If you really want to declare it in hardware.h then just ensure that is the very first file #include'd in any .c file where F_CPU may be required. If hardware.h itself is dependent on other includes (like for uint8_t for example) then make sure it #include's those near the top.

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T+hanks for explanation and suggestion!

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Quote:
Project > (ProjectName) Properties > Toolchain > AVR/GNU C Compiler > Symbols
Defined or undefined? And why does it have to be so blasted hard to find? :evil: What was wrong with the easy way AS4 did it?

Thank David and Jim for finding it, seems that "Defined symbols" works. Just as well I remembered this thread.

John Samperi

Ampertronics Pty. Ltd.

www.ampertronics.com.au

* Electronic Design * Custom Products * Contract Assembly

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Quote:

Defined or undefined? And why does it have to be so blasted hard to find? What was wrong with the easy way AS4 did it?

Defined, obviously, unless you want to forcefully keep it undefined. It's not a dedicated box any more since that implied the user was always going to use a specific compiler and C library.

- Dean :twisted:

Make Atmel Studio better with my free extensions. Open source and feedback welcome!

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Quote:

It's not a dedicated box any more since that implied the user was always going to use a specific compiler and C library.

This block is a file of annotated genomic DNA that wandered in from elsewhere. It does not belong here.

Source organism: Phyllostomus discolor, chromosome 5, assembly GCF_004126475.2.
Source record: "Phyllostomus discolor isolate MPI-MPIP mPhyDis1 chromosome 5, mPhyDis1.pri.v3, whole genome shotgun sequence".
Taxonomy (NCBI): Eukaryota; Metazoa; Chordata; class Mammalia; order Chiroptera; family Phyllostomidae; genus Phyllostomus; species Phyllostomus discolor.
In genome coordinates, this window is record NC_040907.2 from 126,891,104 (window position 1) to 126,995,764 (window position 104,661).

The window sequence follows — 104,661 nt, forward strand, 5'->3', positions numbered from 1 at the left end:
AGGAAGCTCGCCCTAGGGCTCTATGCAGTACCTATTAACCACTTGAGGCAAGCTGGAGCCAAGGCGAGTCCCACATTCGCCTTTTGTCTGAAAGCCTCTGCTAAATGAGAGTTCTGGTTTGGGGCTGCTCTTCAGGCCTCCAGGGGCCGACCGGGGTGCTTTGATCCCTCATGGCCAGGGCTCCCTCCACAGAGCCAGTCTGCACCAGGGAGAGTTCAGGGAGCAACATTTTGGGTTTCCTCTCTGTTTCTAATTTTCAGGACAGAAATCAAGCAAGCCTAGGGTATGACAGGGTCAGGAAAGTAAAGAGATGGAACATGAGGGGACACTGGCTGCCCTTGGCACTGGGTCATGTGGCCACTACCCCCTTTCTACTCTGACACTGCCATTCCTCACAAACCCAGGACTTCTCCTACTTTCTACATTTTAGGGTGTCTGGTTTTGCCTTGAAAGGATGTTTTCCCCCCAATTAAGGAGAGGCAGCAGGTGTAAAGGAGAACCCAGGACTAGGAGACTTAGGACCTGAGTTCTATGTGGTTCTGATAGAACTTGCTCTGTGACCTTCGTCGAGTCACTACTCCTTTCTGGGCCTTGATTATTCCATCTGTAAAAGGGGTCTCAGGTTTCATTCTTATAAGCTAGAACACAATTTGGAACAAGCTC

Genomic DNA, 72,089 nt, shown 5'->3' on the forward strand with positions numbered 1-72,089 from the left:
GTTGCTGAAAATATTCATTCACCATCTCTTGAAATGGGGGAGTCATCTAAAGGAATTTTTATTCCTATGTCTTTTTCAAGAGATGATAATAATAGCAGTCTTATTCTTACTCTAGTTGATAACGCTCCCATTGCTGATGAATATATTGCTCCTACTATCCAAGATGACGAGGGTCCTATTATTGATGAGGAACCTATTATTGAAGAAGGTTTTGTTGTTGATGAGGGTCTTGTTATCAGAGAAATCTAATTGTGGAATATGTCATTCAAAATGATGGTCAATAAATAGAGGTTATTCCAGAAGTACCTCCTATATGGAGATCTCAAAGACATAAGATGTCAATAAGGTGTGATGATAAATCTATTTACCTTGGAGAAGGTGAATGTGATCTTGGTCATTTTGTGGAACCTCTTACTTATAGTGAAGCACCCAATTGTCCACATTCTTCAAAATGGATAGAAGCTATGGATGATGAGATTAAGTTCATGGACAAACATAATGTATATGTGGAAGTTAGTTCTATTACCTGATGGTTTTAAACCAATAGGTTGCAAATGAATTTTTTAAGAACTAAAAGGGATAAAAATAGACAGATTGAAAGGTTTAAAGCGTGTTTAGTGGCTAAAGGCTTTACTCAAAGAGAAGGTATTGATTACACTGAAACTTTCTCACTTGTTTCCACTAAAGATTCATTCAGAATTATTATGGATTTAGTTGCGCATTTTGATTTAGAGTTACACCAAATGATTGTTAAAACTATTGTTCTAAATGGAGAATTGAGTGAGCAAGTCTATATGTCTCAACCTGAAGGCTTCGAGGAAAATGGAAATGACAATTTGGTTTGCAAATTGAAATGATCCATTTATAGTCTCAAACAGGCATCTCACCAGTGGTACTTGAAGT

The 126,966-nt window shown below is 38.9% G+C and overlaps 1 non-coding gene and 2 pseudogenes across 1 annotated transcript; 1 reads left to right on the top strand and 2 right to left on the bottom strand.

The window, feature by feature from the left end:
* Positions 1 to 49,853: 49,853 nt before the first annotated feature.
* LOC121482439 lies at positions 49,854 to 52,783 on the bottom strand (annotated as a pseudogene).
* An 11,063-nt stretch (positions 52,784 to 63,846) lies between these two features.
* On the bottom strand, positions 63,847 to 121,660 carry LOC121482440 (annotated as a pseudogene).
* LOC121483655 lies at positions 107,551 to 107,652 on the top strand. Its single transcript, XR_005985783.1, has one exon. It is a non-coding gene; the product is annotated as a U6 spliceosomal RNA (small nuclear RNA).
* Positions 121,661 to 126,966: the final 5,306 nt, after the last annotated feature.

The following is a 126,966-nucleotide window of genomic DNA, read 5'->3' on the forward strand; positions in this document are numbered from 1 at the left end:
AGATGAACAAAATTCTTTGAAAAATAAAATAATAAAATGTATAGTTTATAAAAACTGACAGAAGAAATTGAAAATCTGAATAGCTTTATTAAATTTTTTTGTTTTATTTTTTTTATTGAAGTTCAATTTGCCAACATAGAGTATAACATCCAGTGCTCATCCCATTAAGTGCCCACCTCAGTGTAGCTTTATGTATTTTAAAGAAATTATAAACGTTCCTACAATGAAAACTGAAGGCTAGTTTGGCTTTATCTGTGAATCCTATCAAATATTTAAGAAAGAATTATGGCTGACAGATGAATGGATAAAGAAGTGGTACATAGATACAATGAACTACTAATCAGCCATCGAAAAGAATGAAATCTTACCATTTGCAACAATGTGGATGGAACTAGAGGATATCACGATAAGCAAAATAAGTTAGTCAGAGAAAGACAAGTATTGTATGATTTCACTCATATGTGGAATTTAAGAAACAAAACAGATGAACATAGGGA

Oh that's rich! Surely the fact that you now bundle a C compiler with the IDE suggests it's even MORE likely a specific compiler will be used? In fact most of the options are for GCC or are you saying the same UI has to handle all of avr-gcc, avr32-gcc and arm-gcc? If so isn't that a bit of an oversight - shouldn't the IDE adapt to which of those 3 the project is using? I did wonder why options such as "Link statically" were offered when using avr-gcc!

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Not that this is a mjor matter, but...

Quote:

It's not a dedicated box any more since that implied the user was always going to use a specific compiler and C library.

That barrel does not hold water - or are you going to remove all other check-boxes for specific avr-gcc options (e.g. -Werror)?

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Maybe for F_CPU one should get into the habit of defining it into some common header file.

I usually have a project_definitions.h file, it's just a matter of getting used to it.

John Samperi

Ampertronics Pty. Ltd.

www.ampertronics.com.au

* Electronic Design * Custom Products * Contract Assembly

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Well, this thread has been dead for a while, so this is awkward.

 

But can anyone please explain why I have to define F_CPU in the beginning of my program in the first place to use delay.h? I'm thinking that since ATMEL 6.0 asks me in the beginning of my project what kind of controller I'm using (I'm using an ATmega128, F-CPU = 16 MHz), doesn't it already know that my F_CPU is 16 MHz? Isn't it unnecessary to define?

 

Please clarify what I'm missing out! :)

Sometimes you gotta run, before you can walk.

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ATmega128 MAY run at 16MHz, but it can also run at 8MHz or 32kHz or whatever you choose. It's all up to what clock or oscillator you choose to use in your design. There is no way for the CPU or the compiler to figure out that on its own.

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Awesome. Thanks a ton! :D 

Sometimes you gotta run, before you can walk.

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Thanks je_ruud!   I have been looking for a list of available overrides so we can compile in settings for specific chips.   Can you tell us if there is a header file with the most used defines?

I smell burning bakelite!